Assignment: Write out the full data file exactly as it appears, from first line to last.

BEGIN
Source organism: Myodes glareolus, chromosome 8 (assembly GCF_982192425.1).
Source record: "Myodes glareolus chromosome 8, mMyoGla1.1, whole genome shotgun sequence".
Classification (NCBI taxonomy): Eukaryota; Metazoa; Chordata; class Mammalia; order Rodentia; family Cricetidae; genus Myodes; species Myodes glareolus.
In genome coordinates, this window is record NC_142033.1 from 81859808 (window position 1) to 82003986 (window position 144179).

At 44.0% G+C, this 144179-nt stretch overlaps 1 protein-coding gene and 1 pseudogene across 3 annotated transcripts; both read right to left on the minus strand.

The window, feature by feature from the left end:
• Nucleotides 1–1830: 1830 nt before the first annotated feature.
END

Source organism: Myodes glareolus, chromosome 8 (assembly GCF_982192425.1).
Source record: "Myodes glareolus chromosome 8, mMyoGla1.1, whole genome shotgun sequence".
Classification (NCBI taxonomy): Eukaryota; Metazoa; Chordata; class Mammalia; order Rodentia; family Cricetidae; genus Myodes; species Myodes glareolus.
In genome coordinates, this window is record NC_142033.1 from 81859808 (window position 1) to 82003986 (window position 144179).

At 44.0% G+C, this 144179-nt stretch overlaps 1 protein-coding gene and 1 pseudogene across 3 annotated transcripts; both read right to left on the minus strand.

The window, feature by feature from the left end:
• Nucleotides 1–1830: 1830 nt before the first annotated feature.